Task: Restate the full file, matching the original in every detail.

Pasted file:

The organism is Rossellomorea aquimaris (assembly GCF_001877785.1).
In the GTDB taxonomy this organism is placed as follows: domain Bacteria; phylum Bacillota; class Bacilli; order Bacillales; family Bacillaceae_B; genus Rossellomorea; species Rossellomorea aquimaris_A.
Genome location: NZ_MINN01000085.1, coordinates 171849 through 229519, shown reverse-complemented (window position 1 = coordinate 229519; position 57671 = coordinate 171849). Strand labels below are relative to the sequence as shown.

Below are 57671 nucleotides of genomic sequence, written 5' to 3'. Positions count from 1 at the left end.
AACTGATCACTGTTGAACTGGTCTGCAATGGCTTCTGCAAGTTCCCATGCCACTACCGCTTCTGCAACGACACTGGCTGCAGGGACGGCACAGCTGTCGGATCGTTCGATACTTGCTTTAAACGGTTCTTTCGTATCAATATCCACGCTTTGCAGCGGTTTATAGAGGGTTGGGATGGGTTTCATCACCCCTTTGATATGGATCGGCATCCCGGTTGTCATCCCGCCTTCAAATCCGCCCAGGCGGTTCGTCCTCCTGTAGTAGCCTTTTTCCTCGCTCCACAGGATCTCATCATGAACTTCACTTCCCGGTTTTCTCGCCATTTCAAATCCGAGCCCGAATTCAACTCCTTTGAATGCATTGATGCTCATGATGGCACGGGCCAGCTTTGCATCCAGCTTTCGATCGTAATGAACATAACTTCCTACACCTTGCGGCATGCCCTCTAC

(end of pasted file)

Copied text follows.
The organism is Rossellomorea aquimaris (assembly GCF_001877785.1).
In the GTDB taxonomy this organism is placed as follows: domain Bacteria; phylum Bacillota; class Bacilli; order Bacillales; family Bacillaceae_B; genus Rossellomorea; species Rossellomorea aquimaris_A.
Genome location: NZ_MINN01000085.1, coordinates 171849 through 229519, shown reverse-complemented (window position 1 = coordinate 229519; position 57671 = coordinate 171849). Strand labels below are relative to the sequence as shown.

Below are 57671 nucleotides of genomic sequence, written 5' to 3'. Positions count from 1 at the left end.
AACTGATCACTGTTGAACTGGTCTGCAATGGCTTCTGCAAGTTCCCATGCCACTACCGCTTCTGCAACGACACTGGCTGCAGGGACGGCACAGCTGTCGGATCGTTCGATACTTGCTTTAAACGGTTCTTTCGTATCAATATCCACGCTTTGCAGCGGTTTATAGAGGGTTGGGATGGGTTTCATCACCCCTTTGATATGGATCGGCATCCCGGTTGTCATCCCGCCTTCAAATCCGCCCAGGCGGTTCGTCCTCCTGTAGTAGCCTTTTTCCTCGCTCCACAGGATCTCATCATGAACTTCACTTCCCGGTTTTCTCGCCATTTCAAATCCGAGCCCGAATTCAACTCCTTTGAATGCATTGATGCTCATGATGGCACGGGCCAGCTTTGCATCCAGCTTTCGATCGTAATGAACATAACTTCCTACACCTTGCGGCATGCCCTCTAC